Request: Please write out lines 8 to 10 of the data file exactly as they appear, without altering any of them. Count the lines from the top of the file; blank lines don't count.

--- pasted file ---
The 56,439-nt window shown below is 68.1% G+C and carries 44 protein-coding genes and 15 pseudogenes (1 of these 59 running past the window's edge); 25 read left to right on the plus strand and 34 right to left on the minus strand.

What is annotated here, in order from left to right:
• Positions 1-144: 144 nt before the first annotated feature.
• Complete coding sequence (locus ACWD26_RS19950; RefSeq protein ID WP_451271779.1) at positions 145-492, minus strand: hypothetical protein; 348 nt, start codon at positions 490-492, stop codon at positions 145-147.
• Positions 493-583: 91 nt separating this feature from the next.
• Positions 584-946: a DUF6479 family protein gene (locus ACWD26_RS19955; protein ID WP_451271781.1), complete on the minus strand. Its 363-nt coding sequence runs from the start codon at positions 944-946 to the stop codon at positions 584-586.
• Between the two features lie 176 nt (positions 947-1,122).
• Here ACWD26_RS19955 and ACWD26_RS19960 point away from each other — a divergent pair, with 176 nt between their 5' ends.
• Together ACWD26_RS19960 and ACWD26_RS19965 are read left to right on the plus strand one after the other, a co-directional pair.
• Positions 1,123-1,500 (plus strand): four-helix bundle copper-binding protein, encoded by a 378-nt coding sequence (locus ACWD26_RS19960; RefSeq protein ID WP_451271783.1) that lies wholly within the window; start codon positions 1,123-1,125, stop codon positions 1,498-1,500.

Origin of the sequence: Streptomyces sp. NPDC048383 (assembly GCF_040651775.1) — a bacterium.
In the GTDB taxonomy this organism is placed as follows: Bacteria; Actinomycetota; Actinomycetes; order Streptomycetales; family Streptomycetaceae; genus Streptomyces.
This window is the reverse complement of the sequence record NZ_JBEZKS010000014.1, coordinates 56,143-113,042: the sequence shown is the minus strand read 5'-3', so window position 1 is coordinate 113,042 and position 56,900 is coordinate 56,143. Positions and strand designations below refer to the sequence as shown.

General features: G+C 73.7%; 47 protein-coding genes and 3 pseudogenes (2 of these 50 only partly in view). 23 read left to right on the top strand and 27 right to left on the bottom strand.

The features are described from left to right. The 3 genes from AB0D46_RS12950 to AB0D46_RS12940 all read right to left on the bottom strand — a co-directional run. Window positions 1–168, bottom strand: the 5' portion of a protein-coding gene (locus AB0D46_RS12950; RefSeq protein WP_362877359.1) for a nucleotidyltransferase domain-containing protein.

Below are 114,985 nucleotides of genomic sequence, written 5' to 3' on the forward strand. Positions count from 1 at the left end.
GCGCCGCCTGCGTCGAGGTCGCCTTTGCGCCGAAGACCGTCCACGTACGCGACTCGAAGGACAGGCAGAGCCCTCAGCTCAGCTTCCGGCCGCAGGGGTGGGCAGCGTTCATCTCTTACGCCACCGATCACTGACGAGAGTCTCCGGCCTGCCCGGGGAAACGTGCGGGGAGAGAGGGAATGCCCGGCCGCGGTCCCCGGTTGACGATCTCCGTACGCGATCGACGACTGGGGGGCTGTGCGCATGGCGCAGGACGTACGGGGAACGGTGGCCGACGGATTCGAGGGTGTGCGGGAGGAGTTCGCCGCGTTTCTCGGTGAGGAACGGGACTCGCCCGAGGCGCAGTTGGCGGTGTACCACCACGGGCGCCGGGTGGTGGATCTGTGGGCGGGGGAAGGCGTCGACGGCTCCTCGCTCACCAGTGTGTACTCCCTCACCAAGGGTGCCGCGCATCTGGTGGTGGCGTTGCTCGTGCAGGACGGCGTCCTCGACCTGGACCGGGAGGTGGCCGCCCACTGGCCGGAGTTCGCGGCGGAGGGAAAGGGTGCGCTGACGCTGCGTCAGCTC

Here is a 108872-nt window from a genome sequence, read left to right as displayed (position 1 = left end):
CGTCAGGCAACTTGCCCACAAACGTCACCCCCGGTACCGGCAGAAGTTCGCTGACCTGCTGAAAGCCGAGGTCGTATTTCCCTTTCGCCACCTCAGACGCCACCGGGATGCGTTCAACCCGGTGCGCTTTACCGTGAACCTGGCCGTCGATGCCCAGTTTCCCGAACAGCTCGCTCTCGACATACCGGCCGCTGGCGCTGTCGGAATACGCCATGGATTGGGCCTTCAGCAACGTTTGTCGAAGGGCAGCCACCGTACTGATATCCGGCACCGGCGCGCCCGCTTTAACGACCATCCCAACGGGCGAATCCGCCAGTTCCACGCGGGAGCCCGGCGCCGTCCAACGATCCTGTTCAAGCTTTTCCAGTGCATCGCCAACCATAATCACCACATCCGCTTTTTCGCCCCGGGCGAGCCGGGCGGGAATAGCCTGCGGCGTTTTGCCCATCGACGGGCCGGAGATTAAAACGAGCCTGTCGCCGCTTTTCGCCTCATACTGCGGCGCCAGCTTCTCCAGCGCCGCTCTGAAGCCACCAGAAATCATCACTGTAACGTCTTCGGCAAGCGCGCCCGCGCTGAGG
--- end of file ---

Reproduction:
• Here ACWD26_RS19955 and ACWD26_RS19960 point away from each other — a divergent pair, with 176 nt between their 5' ends.
• Together ACWD26_RS19960 and ACWD26_RS19965 are read left to right on the plus strand one after the other, a co-directional pair.
• Positions 1,123-1,500 (plus strand): four-helix bundle copper-binding protein, encoded by a 378-nt coding sequence (locus ACWD26_RS19960; RefSeq protein ID WP_451271783.1) that lies wholly within the window; start codon positions 1,123-1,125, stop codon positions 1,498-1,500.